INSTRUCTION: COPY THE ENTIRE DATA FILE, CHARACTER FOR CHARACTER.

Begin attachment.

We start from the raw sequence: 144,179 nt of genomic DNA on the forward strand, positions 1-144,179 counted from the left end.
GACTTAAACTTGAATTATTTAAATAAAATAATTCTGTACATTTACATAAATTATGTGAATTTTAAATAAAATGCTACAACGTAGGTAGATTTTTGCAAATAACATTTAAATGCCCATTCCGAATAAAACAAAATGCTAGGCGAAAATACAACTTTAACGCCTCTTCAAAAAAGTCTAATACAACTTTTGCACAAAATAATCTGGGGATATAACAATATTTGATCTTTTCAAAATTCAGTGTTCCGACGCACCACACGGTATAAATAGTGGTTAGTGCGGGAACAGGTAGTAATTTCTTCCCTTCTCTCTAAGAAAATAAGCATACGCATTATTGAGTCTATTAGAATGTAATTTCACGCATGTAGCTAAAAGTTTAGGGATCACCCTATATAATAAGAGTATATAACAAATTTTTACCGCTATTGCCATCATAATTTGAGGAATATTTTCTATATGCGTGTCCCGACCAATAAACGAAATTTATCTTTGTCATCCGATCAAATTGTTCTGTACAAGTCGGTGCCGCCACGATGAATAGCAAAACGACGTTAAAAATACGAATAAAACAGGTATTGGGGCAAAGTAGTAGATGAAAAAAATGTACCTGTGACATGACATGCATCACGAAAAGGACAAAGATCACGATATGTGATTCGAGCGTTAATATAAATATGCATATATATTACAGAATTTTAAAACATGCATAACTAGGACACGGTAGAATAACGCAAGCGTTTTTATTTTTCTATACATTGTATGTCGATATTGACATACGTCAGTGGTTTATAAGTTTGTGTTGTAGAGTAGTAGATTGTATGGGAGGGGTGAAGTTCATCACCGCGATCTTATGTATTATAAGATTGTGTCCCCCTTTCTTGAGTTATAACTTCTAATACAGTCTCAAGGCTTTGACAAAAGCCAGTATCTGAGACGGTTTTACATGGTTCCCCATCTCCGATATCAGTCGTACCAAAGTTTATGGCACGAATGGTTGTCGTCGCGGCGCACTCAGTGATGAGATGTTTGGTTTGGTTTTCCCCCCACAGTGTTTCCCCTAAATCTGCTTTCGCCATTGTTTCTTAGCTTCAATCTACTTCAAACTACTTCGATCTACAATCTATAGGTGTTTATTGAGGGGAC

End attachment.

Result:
We start from the raw sequence: 144,179 nt of genomic DNA on the forward strand, positions 1-144,179 counted from the left end.
GACTTAAACTTGAATTATTTAAATAAAATAATTCTGTACATTTACATAAATTATGTGAATTTTAAATAAAATGCTACAACGTAGGTAGATTTTTGCAAATAACATTTAAATGCCCATTCCGAATAAAACAAAATGCTAGGCGAAAATACAACTTTAACGCCTCTTCAAAAAAGTCTAATACAACTTTTGCACAAAATAATCTGGGGATATAACAATATTTGATCTTTTCAAAATTCAGTGTTCCGACGCACCACACGGTATAAATAGTGGTTAGTGCGGGAACAGGTAGTAATTTCTTCCCTTCTCTCTAAGAAAATAAGCATACGCATTATTGAGTCTATTAGAATGTAATTTCACGCATGTAGCTAAAAGTTTAGGGATCACCCTATATAATAAGAGTATATAACAAATTTTTACCGCTATTGCCATCATAATTTGAGGAATATTTTCTATATGCGTGTCCCGACCAATAAACGAAATTTATCTTTGTCATCCGATCAAATTGTTCTGTACAAGTCGGTGCCGCCACGATGAATAGCAAAACGACGTTAAAAATACGAATAAAACAGGTATTGGGGCAAAGTAGTAGATGAAAAAAATGTACCTGTGACATGACATGCATCACGAAAAGGACAAAGATCACGATATGTGATTCGAGCGTTAATATAAATATGCATATATATTACAGAATTTTAAAACATGCATAACTAGGACACGGTAGAATAACGCAAGCGTTTTTATTTTTCTATACATTGTATGTCGATATTGACATACGTCAGTGGTTTATAAGTTTGTGTTGTAGAGTAGTAGATTGTATGGGAGGGGTGAAGTTCATCACCGCGATCTTATGTATTATAAGATTGTGTCCCCCTTTCTTGAGTTATAACTTCTAATACAGTCTCAAGGCTTTGACAAAAGCCAGTATCTGAGACGGTTTTACATGGTTCCCCATCTCCGATATCAGTCGTACCAAAGTTTATGGCACGAATGGTTGTCGTCGCGGCGCACTCAGTGATGAGATGTTTGGTTTGGTTTTCCCCCCACAGTGTTTCCCCTAAATCTGCTTTCGCCATTGTTTCTTAGCTTCAATCTACTTCAAACTACTTCGATCTACAATCTATAGGTGTTTATTGAGGGGAC